Another view...
The complete device under weld...
       With plasticard strips, I connected and reinforced the connection between the fork and the snow blade. Superglue and epoxi !!
The snow-blade...
Snow plow: front view
Snow-plow: notice the device bars under the Studer´s chassi
The snow-plow in place...
Front view: notice the forks under the front bumper...
...and the forks with the reinforcement blades, in the Studer´s chassi
        After building the structure, I started the detailing of the blade. Chains and skis...
Chains in the blade and hooks...
...and the skis.
Side view
Front view
..and rear view of snow-plow.
         Size comparison with Studer and CCKW:
Two bad trucks!!!
        Now, it´s color time; Olive-drab under lend-lease!!!



Olive drab in the russky truck.
      I decided to make these arcs in the cargo area, to reinforce the sides of the body:
Canvas arcs in the cargo body...


Done...and painted!!



The inspiration for my winter cammo

Starting the cammo: Zebra winter cammo.

masking with paper tape...

Painting with fade white...


Done !!  I like it!!!


Studebaker number 2.

       Studebaker US¨U-3 snow-plow number 2, belonging to 2nd Battalion, 181st Tank Brigade, 18th Tank Corps. Russian Front, Winter - 1943.
Great 181st Tank brigade!!!  By Motherland!!!

Cutting paper tape to protect the canvas from metal arcs...

The paper tape will be here... using cyanoacrilate!!!

In position...

Canvas made with tracing-paper and PVA glue...

Still wet...

After the PVA glue dried, the "canvas" in position


Rear view...
       Placing some Value Gear details.
Choosing the accessories...

Painted and put in position...

Mooring the canvas...

Done...
       Well, after a discret weathering, let's see the Studebaker US6 U-3 6x6 snow-plow number 2, in duty with  2nd Battalion, 181st Tank Brigade, 18th Tank Corps. Russian Front, Winter - 1943.

Studebaker US6 U-3 6x6 snow-plow number 2 - 2nd Battalion
181st Tank Brigade - 18th Tank Corps. Russian Front, Winter - 1943.






Studebaker US6 U-3 6x6 snow-plow number 2 - 2nd Battalion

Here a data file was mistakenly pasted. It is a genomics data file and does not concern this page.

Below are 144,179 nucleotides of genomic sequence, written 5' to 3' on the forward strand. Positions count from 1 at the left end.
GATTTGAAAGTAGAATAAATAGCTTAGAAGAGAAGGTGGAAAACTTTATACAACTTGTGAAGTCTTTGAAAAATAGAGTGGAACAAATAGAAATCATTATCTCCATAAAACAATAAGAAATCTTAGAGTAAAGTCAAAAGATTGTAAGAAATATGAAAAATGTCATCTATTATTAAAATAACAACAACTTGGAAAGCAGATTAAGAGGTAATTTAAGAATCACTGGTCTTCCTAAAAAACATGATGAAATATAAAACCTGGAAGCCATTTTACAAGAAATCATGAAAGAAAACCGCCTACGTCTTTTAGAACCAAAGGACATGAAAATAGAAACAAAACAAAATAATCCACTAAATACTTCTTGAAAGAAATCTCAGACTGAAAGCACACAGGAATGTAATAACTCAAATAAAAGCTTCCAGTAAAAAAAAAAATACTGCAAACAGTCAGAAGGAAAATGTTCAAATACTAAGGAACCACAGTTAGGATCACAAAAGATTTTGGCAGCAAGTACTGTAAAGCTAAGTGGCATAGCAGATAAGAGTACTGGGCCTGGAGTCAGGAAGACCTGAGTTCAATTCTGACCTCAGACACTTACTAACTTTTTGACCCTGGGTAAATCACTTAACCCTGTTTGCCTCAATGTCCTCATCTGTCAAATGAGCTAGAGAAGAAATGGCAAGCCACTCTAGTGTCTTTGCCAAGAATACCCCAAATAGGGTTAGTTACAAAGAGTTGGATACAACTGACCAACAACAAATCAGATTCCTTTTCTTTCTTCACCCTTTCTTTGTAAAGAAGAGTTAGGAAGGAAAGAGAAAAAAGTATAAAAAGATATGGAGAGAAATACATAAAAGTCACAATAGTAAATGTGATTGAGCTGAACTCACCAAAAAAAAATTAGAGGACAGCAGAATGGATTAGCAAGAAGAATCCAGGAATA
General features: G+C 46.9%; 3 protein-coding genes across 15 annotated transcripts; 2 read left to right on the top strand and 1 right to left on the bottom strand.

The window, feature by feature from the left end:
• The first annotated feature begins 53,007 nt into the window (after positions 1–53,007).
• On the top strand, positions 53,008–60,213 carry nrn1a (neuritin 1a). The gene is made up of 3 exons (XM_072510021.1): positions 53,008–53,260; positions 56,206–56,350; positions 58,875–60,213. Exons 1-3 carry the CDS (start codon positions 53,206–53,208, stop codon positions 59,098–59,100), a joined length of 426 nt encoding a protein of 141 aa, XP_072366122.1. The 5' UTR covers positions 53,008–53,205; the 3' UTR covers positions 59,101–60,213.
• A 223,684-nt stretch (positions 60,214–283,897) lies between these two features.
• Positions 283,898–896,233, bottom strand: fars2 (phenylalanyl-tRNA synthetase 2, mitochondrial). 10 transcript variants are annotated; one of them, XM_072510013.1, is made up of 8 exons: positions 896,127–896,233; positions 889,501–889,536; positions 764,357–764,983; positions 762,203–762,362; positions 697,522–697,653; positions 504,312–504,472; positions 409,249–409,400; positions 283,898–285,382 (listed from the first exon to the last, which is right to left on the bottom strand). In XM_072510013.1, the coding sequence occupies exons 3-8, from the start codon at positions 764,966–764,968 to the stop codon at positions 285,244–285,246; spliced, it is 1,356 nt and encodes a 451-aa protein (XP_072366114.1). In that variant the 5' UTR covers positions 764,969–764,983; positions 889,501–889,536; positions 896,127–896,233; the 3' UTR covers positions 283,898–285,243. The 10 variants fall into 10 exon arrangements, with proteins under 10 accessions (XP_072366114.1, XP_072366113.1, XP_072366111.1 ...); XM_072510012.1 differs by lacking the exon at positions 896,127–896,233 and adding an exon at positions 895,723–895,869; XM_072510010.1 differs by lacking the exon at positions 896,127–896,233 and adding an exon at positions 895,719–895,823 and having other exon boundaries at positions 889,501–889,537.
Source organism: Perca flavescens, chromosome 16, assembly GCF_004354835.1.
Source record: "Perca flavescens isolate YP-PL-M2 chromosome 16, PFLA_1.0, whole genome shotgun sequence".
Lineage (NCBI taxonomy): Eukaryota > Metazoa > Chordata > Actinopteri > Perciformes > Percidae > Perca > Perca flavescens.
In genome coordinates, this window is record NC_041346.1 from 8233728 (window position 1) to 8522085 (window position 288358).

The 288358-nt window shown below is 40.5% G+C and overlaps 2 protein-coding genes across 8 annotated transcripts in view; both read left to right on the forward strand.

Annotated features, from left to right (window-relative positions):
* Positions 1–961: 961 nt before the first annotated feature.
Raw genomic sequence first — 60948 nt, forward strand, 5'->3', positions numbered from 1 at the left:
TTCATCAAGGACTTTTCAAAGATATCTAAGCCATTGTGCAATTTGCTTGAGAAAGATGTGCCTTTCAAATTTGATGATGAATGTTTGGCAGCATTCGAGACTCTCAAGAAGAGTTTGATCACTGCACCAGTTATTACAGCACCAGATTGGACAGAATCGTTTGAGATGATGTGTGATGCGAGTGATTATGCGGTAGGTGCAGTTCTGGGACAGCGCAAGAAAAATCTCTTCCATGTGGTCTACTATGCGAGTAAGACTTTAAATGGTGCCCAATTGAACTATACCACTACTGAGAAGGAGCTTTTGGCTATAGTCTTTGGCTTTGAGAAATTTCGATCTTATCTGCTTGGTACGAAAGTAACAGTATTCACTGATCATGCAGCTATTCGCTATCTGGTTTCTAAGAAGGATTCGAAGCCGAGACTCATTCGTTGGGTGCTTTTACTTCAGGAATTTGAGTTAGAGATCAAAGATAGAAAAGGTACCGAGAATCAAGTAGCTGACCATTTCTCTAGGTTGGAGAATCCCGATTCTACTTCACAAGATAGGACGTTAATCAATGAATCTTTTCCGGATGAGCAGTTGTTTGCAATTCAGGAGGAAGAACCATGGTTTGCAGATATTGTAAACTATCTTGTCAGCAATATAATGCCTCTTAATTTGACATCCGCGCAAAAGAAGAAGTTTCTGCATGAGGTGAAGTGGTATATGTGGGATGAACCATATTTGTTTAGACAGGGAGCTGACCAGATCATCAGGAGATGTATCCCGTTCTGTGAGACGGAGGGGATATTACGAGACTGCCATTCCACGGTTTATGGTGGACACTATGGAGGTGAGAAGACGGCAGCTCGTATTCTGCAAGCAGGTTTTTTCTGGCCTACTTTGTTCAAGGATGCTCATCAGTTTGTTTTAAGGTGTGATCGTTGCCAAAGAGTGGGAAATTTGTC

181st Tank Brigade - 18th Tank Corps. Russian Front, Winter - 1943.



Studebaker US6 U-3 6x6 snow-plow with Kojak and
Rover, the dog.


Studebaker US6 U-3 6x6 snow-plow number 2 - 2nd Battalion
181st Tank Brigade - 18th Tank Corps. Russian Front, Winter - 1943.



6 comentários:

  1. what a great scratch !!! fantastic original and very well built, congrats
    hubert

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  2. Thanks, Hubert !!!

    Thanks for your incentive!!!!

    Big hugs.

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  3. Very interesting idea. Do you still have links to the original photos or story you saw that inspired you to make this model?
    It looks like this is something you could replicate with an actual truck, but I think it would work with the plow able to move up and down slightly, pivoting at that rear plate and the plow lifted and lowered with a mechanism connected to a PTO. It only needs to lift up a small amount to clear the road when traveling and as for when it's lowered, you could add weights on the plow blade to keep it from bouncing off the road when plowing. A definite, no hydraulics, low tech operation. It would be interesting to see if it would work in real life.

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  4. Thanks, Leo.

    About the font of the work, was a book in russian, with the drawings only...No pics or profiles...only the 3 view drawing that i reproduce in my post.
    indeed, the only adjustment of the blade are their own weight and the joint on the truck chassis. Skates help distribute the weight ...
    More primitive or Spartan impossible !!! But I think it would be functional ...